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“I was going for the ‘old lady’ look”…

…said no woman, ever.

It was my off-the-cuff comment to a neighbor’s son who commented on how he thought my earrings looked like clocks (they were vintage inspired rectangular shaped with a navy stone).  Although I knew what he meant, my sleep deprivation and subsequent day spent at a high school pep rally left me without the proper words to explain “vintage inspired”, “antique” and “nouveau chic” to an eight year old boy.  So out came “old lady” look.

He smiled like he totally understood, admired them for a second longer, said “cool” and ran off to play with his kid brother.  I chuckled with his mom as she had added the “said no woman ever” part to my description.

But I had to admit that I did, in fact, like the “old lady” look.  Don’t get me wrong – I don’t want to embrace an elderly appearance.  I pay good money to have these grays hidden on the top of my head and spend an equal amount of time trying to keep away the aches and pains that have started to set in over the years.  I don’t want my house covered in doilies or faded lace, coated in a layer of floral motif, with tea cups and chintz scattered on every available surface.

Yet there’s something retro and chic when just a piece of your attire, as in my vintage inspired earrings, or a few items throughout the home have aged more than your own physical birthday years.

History and stories lay heavy in the items I have collected over the years, whether it be a painted couple I have hanging in the bedroom hallway, whom we’ve met but who’s likeness we purchased from an estate sale, or the silver pitcher shining on my dining room table, a belonging of my husband’s grandmother.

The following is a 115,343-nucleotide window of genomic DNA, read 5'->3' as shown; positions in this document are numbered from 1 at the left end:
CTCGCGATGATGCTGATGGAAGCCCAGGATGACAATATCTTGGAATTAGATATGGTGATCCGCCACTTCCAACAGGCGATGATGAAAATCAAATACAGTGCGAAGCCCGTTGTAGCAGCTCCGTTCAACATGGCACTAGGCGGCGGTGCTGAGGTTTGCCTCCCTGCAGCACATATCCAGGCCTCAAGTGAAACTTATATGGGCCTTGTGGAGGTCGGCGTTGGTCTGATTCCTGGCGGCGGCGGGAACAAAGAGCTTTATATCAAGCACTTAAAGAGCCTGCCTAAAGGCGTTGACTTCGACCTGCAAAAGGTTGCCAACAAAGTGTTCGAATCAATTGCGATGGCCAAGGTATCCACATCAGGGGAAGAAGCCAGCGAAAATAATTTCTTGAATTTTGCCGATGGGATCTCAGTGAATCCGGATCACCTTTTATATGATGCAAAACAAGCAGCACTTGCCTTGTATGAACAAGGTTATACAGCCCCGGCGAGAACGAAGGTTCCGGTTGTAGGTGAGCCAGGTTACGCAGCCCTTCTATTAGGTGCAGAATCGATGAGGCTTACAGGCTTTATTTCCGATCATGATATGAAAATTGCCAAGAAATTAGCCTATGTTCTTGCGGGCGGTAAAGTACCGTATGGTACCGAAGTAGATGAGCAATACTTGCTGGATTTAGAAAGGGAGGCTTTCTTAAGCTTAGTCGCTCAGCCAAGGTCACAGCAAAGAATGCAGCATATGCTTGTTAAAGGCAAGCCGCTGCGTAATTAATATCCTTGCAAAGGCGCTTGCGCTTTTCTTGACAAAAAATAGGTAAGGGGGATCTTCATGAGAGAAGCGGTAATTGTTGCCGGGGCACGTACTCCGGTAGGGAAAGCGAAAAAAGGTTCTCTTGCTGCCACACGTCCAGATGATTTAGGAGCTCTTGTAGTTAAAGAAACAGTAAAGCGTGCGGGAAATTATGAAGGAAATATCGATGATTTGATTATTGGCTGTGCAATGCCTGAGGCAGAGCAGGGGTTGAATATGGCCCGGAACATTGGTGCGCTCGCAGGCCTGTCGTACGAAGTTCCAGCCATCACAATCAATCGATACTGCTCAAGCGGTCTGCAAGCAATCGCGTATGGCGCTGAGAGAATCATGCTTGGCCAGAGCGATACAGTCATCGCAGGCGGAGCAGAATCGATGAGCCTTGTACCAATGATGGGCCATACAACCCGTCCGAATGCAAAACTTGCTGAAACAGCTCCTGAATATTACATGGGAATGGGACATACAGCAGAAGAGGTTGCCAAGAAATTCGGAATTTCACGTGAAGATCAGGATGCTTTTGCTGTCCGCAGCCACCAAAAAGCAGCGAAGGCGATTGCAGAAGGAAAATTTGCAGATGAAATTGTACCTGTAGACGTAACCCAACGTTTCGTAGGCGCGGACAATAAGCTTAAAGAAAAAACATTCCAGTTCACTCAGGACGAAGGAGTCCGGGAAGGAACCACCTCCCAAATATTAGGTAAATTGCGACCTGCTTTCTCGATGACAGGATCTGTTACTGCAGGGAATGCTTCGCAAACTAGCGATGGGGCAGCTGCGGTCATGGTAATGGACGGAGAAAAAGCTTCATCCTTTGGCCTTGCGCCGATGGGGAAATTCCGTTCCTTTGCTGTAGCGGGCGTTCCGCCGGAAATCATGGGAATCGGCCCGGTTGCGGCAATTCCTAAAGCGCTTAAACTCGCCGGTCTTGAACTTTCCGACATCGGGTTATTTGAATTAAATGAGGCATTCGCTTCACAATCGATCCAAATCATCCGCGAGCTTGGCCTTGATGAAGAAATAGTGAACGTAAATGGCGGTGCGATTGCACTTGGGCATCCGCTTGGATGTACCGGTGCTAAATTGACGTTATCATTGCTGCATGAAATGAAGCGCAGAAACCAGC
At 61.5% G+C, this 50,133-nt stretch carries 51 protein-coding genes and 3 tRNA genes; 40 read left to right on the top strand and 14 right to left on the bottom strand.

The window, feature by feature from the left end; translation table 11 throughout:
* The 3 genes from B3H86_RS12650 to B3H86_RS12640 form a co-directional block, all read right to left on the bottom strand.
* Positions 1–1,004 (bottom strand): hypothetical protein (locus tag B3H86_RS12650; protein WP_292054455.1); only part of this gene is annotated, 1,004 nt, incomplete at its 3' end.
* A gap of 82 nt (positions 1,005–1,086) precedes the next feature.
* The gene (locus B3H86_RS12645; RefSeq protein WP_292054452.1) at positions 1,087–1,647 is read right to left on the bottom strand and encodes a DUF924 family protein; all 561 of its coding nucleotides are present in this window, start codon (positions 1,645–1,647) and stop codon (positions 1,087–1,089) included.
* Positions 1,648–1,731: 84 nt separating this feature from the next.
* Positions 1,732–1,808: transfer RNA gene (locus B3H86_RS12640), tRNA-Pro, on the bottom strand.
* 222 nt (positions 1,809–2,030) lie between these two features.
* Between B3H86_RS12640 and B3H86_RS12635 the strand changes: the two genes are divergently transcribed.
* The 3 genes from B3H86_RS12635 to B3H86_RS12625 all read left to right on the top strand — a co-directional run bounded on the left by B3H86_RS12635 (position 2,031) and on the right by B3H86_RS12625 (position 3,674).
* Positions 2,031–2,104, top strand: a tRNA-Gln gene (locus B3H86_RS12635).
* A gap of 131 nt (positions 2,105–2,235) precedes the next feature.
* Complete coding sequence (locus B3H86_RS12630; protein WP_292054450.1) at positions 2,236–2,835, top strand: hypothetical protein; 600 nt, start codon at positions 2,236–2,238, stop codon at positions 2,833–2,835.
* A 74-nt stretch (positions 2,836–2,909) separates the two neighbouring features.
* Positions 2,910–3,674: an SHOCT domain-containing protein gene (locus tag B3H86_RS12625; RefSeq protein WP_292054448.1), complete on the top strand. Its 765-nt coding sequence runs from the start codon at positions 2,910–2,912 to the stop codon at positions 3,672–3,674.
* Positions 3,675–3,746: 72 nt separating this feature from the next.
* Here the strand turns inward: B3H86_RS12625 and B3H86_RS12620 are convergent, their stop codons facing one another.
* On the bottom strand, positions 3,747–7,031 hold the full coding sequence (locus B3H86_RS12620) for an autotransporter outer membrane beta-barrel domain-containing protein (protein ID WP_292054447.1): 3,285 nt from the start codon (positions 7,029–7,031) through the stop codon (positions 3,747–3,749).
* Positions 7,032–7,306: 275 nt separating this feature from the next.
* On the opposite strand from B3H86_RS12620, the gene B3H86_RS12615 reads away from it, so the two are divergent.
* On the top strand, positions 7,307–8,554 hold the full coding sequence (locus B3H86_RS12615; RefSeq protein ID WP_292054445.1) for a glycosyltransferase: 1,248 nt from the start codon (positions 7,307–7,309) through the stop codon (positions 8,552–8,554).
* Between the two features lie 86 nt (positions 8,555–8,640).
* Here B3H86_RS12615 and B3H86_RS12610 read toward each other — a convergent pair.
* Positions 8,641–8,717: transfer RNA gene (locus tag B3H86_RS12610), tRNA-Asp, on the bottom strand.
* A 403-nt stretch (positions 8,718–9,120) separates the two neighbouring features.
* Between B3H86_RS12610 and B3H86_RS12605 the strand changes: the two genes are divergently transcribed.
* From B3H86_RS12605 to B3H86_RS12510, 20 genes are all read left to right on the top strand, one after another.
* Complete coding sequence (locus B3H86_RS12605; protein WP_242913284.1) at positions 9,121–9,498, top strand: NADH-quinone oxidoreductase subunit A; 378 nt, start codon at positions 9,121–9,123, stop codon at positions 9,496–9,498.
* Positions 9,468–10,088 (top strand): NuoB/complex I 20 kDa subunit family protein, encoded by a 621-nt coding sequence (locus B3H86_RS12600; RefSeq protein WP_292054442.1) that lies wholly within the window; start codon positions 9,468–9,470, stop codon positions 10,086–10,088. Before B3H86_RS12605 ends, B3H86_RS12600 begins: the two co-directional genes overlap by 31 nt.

I’m almost unaware any longer of the chiming clock in our dining room, another possession of my husband’s grandparents, or the wooden sewing kit that belonged to my great grandmother on my night stand.  But they’re still there and add presence and history to my home.  These may just be items but they mean something to me.

clock    sewing-kit

Whether I know the story or the person behind the items or image, or I’ve had to make one up to accompany the treasured items I’ve chosen to lug home with me, sometimes to a begrudging husband, each piece still holds a story.  I choose to celebrate and honor that story, person or time frame each time I look at those items.

In light of this,our decor is more a culmination of found items than they are of any deliberate choice.  Sometimes the items found their way to us by means of necessity, as in, we need a place to eat on, please!  Other times, they were someone’s castoffs but still had a life to live on in our home (or in someone else’s if we chose to eBay it).  Often, they are the bits and pieces we have come across or someone has seen and “thought of us” – usually along the side of a road – to which I don’t know whether to be flattered or insulted, yet I’ll choose the former.  Altogether, they make up this place we call home.

It may not scream “designer!” or be magazine worthy but to everyone who has spent any time in this home, it has felt homey.

And for that, we feel we’ve done that job well.  Creating a little piece of home that is our haven…even if so many of the possessions once belonged to “some old lady.”  Although I can’t say it in person, thank you to all who have made our house a home with your heirlooms, cast offs and trinkets.

It has become, after all, my happy place.


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